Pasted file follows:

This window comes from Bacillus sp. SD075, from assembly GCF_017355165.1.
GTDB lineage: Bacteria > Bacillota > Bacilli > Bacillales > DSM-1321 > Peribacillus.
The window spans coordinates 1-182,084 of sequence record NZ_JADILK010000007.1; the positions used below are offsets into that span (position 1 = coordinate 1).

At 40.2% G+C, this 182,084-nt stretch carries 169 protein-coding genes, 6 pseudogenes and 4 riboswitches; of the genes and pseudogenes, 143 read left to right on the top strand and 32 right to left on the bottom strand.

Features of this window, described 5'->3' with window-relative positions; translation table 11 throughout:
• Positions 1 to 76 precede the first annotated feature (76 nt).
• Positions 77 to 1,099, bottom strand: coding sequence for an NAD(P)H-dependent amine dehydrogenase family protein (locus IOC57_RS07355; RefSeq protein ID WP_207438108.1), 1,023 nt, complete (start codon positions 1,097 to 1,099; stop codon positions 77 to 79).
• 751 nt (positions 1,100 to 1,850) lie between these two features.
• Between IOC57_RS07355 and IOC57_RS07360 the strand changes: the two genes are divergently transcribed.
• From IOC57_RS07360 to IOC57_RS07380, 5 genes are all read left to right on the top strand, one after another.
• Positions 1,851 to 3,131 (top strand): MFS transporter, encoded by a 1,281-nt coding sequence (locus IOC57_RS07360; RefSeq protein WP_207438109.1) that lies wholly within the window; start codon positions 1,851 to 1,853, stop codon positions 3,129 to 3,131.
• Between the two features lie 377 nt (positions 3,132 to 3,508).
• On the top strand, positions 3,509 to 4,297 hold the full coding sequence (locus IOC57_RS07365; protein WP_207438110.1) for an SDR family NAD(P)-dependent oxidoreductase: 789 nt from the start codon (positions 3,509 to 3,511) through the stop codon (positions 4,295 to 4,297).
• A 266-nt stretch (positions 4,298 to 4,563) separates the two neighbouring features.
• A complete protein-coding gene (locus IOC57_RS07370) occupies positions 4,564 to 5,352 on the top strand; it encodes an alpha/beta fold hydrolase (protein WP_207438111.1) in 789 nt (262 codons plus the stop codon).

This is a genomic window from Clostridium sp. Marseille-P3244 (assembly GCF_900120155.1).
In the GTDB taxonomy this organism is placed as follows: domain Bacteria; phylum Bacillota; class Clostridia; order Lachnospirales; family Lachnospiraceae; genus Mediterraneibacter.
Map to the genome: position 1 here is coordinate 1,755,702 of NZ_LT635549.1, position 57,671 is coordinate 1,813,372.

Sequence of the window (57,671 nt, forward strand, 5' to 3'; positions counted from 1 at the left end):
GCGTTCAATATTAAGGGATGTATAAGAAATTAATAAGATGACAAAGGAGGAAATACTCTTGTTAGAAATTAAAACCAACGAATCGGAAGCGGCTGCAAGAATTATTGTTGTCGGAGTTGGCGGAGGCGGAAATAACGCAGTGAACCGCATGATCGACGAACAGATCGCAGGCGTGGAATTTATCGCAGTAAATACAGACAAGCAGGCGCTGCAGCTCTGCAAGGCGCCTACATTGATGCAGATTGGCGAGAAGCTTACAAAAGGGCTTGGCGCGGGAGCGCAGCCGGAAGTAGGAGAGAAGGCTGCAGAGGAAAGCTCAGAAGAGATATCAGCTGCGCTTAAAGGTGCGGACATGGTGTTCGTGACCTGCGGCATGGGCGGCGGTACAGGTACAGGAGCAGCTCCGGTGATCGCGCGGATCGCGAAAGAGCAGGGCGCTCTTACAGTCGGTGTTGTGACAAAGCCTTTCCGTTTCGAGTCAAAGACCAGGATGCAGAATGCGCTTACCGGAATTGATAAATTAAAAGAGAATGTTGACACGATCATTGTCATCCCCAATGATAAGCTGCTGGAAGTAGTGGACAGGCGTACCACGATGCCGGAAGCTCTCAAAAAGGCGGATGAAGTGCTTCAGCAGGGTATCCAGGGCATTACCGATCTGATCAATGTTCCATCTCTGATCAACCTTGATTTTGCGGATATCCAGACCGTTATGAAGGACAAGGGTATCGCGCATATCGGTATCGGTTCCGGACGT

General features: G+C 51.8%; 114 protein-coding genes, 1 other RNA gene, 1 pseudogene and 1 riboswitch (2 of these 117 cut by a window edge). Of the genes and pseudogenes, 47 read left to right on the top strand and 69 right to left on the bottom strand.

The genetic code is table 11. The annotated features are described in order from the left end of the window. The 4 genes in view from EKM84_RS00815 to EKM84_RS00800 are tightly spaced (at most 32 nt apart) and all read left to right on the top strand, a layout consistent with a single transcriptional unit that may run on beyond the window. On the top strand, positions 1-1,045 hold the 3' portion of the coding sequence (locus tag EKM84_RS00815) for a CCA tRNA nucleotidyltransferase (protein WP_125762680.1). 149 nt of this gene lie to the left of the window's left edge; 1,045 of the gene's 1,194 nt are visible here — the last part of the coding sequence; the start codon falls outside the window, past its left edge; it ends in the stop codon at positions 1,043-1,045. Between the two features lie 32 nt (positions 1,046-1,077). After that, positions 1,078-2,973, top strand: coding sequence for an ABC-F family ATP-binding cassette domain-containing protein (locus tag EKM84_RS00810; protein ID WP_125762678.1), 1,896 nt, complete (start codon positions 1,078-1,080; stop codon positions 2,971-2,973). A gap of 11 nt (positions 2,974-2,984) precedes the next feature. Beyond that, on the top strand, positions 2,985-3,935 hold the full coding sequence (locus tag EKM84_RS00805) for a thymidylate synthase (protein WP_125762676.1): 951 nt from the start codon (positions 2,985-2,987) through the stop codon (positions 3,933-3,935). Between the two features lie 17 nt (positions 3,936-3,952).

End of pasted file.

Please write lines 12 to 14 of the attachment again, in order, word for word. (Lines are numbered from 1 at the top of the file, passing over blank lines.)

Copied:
• Between the two features lie 377 nt (positions 3,132 to 3,508).
• On the top strand, positions 3,509 to 4,297 hold the full coding sequence (locus IOC57_RS07365; protein WP_207438110.1) for an SDR family NAD(P)-dependent oxidoreductase: 789 nt from the start codon (positions 3,509 to 3,511) through the stop codon (positions 4,295 to 4,297).
• A 266-nt stretch (positions 4,298 to 4,563) separates the two neighbouring features.